What’s the best content strategy for your business? Frankly, I’ve no idea. However, give me a bit of time and the right information and Word and Pixel will develop one that will have you building connections, educating your present and future customers and generating sales leads. Want to go it alone? No problem. Here’s a guide to get you started.
Why is content strategy so important for B2B?
Content marketing is just another way to communicate with your targets. In the same way that you have a traditional marketing and PR strategy, you need one for your content. Ideally, these will all integrate. So, if you are launching a new product or service, you’ll buy some ad space and put out a press release and also talk about it on your social media channels and website.
The key is to build up trust through your content. Authentic, honest content that educates without over-selling is a surefire way to drive people to your website or deeper into it.
Vital first steps
Before you create your content strategy, identify your main areas of focus:
- The people you are targeting;
- What audience questions it will answer;
- How your content will differ from the competition;
- The formats (written, video, audio) you will use;
- The channels that you will use to promote it;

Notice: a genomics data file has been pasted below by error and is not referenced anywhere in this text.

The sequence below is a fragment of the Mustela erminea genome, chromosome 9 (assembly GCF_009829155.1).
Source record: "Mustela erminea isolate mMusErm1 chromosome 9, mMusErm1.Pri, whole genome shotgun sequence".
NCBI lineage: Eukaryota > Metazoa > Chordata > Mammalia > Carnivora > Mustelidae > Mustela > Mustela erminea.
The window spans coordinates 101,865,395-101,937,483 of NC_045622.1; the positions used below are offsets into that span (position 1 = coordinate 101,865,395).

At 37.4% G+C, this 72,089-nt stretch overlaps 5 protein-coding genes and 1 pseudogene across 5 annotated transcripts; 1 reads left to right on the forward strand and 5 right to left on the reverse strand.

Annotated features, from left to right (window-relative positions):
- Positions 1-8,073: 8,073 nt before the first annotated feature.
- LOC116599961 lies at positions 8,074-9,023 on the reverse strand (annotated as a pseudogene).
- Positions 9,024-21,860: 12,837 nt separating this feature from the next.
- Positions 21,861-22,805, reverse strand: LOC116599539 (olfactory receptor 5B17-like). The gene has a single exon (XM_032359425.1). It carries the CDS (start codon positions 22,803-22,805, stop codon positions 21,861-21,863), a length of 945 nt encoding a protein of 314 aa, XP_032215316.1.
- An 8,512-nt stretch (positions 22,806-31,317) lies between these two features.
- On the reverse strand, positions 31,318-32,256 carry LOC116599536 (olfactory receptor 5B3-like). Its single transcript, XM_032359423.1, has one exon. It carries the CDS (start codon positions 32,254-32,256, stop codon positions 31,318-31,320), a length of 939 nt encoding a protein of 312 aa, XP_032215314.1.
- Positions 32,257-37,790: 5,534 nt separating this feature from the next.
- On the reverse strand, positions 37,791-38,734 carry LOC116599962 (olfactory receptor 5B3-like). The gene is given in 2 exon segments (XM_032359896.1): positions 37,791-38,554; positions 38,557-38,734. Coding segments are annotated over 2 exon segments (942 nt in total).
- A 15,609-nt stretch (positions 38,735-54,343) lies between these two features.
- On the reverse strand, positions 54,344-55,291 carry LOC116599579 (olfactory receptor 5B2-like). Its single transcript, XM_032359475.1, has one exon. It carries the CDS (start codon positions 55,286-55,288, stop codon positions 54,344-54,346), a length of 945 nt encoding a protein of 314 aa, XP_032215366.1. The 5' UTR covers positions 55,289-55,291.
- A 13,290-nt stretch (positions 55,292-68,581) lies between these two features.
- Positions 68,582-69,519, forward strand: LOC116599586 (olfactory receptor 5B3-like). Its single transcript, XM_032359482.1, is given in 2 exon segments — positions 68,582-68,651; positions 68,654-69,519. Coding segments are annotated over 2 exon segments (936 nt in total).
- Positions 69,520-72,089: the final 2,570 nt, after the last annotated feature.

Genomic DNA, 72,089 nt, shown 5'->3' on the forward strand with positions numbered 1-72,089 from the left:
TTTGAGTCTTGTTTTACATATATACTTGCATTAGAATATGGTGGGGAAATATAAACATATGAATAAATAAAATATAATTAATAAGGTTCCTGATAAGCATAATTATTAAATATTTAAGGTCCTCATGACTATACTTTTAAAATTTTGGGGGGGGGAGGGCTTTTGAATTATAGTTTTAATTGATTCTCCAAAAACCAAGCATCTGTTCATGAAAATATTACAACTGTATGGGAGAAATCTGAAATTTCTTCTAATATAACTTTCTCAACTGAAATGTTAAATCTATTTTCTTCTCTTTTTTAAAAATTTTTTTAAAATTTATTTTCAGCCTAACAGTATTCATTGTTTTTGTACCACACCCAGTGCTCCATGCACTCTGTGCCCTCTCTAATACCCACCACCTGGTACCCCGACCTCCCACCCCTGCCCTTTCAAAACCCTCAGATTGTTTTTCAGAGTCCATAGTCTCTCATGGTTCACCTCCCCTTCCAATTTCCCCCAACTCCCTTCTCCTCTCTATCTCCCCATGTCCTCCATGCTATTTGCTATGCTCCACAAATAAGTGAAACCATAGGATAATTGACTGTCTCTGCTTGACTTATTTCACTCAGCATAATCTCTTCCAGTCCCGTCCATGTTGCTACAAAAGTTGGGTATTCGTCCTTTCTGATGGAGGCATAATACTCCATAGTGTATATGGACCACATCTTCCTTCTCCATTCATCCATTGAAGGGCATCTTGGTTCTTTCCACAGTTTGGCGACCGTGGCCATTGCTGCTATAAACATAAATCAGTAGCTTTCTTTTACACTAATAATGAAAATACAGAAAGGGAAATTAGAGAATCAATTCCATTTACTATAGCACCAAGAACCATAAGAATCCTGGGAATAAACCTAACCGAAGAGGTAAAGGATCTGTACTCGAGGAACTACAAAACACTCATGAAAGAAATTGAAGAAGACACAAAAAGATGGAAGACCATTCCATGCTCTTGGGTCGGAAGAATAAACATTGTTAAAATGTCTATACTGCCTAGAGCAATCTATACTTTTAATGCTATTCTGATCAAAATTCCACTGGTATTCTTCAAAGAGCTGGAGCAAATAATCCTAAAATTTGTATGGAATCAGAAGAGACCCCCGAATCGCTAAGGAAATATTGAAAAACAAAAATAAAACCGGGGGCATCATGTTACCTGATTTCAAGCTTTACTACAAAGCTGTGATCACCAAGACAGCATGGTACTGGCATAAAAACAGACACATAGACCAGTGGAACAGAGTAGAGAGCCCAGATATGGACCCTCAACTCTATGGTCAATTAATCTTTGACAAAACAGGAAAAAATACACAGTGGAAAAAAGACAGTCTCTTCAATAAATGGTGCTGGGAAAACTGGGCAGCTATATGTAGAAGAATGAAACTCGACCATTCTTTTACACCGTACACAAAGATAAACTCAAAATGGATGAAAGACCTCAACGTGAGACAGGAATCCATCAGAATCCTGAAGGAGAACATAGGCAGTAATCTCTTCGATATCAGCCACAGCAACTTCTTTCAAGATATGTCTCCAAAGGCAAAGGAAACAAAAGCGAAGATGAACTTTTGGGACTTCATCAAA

- How you will measure its success.
1. Determine your target audience and the buyer’s path.
For your B2B digital marketing strategies to be successful, you need to know who you are selling to. Take the time to identify your target audience, as well as the buyer’s path—the steps that are taken to move from a potential customer to a buyer.
The audience and the buyer’s journey are the key areas in which B2B marketing differs from B2C. In B2B, you need to have a laser focus on the people who either do the buying or influence the buying. Your marketing or marcomm personas provide a good starting point but be sure to analyse data from previous customers as well.
2. Set clearly defined goals.
Another important step in creating B2B content strategies is setting goals. Create SMART goals, namely:
Specific: setting specific goals is better than vague ones. So, rather than, “we’ll do more blogs”, specify, “we’ll write two blogs a month”.
Measurable: specific goals are easier to measure.
Attainable: your goals can be ambitious, but they also need to be realistic.
Relevant: your marketing goals should be consistent with your overall business goals.
Time-based: set a time limit to achieve your goals so that your marketing doesn’t go off course.
Also determine the purpose of the content:
- Ranking in search engines and attracting organic traffic
- Earning links
- Stimulating social activity
- Raising awareness
And this means that the goals that you set for your content may include:
- The number of leads generated
- Organic traffic
- Social reach and engagement
- The number of quality links earned
- Impact on brand awareness
3. Processing of Keyword Research
Keyword research helps you understand the needs of potential customers and can help you find topics to use in content marketing. When you know what your target audience is looking for, you can deliver the relevant answers.
Invariably, when they use a search engine, customers are looking for a solution to a problem. You want to be the brand they see. When you’ve identified your keywords, make sure you’re creating content that answers your ideal customer’s questions.
4. Creating a content plan
Once you’ve generated ideas— work out how they should be organised.